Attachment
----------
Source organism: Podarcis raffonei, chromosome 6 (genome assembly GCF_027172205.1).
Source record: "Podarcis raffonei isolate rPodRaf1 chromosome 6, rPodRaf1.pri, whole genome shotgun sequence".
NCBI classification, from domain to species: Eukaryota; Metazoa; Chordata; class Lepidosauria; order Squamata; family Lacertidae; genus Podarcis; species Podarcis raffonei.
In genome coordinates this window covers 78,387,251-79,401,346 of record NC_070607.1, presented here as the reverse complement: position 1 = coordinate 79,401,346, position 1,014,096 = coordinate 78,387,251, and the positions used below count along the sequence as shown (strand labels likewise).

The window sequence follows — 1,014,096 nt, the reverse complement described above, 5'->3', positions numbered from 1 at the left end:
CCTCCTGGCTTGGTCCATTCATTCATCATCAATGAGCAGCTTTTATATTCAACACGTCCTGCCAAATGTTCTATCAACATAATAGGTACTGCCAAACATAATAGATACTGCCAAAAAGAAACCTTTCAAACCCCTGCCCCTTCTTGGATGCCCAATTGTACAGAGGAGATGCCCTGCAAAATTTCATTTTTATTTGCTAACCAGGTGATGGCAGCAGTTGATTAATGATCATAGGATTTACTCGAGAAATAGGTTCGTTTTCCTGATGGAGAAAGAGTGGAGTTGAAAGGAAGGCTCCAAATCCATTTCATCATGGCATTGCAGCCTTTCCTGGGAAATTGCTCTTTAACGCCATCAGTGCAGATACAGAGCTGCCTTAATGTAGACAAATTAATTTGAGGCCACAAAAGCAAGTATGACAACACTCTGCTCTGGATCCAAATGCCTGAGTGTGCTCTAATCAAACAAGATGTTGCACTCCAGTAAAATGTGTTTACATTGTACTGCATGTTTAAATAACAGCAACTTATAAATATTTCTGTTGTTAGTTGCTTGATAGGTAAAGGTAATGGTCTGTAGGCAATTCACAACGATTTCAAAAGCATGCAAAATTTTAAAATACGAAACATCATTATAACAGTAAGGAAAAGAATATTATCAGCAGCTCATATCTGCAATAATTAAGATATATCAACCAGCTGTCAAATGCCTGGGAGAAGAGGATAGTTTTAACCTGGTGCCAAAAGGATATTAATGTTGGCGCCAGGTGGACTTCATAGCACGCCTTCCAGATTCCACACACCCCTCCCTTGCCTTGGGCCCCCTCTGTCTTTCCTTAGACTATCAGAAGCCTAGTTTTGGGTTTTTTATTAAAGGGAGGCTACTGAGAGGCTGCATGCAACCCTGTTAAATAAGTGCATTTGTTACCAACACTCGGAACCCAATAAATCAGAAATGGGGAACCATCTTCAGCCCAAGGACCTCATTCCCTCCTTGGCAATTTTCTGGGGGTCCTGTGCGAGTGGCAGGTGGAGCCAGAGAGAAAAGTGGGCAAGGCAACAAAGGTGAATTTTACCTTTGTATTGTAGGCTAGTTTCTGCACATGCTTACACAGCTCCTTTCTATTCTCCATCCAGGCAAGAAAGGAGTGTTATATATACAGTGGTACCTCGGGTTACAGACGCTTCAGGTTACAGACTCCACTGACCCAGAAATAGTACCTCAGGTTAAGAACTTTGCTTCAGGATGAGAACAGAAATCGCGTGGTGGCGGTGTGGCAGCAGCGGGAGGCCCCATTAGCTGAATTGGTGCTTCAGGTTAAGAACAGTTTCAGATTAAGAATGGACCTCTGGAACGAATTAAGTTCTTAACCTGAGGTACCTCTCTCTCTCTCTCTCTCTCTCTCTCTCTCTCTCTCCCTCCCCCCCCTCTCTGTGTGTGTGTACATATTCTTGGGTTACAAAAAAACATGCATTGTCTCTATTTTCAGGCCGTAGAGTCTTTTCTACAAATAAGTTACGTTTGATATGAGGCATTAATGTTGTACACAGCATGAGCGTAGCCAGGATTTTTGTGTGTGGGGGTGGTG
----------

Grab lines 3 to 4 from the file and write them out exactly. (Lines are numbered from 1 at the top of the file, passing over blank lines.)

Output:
NCBI classification, from domain to species: Eukaryota; Metazoa; Chordata; class Lepidosauria; order Squamata; family Lacertidae; genus Podarcis; species Podarcis raffonei.
In genome coordinates this window covers 78,387,251-79,401,346 of record NC_070607.1, presented here as the reverse complement: position 1 = coordinate 79,401,346, position 1,014,096 = coordinate 78,387,251, and the positions used below count along the sequence as shown (strand labels likewise).